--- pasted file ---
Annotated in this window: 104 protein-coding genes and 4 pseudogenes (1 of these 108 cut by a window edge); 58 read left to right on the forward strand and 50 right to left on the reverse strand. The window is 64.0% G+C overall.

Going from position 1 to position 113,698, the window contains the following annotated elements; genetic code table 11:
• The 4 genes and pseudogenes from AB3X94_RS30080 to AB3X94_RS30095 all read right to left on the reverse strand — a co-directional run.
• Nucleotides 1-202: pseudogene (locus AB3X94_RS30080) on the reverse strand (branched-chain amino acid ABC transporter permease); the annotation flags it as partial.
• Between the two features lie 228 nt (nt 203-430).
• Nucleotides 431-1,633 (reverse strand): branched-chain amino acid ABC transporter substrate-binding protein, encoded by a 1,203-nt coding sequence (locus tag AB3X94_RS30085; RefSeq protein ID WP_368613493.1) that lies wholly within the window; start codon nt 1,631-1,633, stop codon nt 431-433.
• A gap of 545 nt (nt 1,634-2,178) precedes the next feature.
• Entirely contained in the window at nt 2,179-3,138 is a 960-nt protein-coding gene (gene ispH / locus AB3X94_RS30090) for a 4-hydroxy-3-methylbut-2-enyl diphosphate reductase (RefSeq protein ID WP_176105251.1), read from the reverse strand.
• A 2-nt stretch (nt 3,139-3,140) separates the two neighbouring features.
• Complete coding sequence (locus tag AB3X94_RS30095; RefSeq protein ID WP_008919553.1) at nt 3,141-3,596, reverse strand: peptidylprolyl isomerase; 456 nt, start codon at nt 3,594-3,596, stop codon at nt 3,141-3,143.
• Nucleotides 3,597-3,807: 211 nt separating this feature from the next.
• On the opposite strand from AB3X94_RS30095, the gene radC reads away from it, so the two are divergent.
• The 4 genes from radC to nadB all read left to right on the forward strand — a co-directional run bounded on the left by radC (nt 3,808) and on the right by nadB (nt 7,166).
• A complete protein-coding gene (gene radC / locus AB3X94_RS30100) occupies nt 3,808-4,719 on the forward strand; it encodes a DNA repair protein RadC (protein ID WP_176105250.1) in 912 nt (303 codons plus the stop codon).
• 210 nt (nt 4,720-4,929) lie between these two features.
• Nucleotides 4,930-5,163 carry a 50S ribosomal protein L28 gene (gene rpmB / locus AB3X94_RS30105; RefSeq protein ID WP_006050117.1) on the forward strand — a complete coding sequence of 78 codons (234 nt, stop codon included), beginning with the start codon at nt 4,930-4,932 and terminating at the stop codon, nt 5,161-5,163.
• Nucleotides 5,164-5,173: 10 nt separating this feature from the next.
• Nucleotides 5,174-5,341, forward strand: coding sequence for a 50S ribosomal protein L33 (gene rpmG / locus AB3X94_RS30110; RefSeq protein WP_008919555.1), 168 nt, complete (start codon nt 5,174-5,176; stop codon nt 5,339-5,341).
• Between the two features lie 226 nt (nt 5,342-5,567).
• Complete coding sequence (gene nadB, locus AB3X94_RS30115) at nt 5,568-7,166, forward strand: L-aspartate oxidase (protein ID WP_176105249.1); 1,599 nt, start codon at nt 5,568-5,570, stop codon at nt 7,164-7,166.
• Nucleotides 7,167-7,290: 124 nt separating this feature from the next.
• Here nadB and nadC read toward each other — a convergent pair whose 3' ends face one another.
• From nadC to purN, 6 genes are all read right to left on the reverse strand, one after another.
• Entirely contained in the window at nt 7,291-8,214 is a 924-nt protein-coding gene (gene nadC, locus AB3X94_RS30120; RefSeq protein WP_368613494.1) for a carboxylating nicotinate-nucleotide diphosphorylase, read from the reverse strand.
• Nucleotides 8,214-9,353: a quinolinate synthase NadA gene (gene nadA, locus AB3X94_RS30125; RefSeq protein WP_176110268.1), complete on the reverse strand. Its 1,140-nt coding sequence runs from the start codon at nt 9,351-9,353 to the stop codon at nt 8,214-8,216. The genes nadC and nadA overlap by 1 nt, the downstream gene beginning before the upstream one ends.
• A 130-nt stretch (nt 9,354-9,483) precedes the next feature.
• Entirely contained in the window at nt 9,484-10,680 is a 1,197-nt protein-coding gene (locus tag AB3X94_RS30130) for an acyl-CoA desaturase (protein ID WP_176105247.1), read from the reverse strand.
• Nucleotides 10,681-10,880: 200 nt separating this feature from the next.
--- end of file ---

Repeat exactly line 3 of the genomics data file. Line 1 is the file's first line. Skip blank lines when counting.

• The 4 genes and pseudogenes from AB3X94_RS30080 to AB3X94_RS30095 all read right to left on the reverse strand — a co-directional run.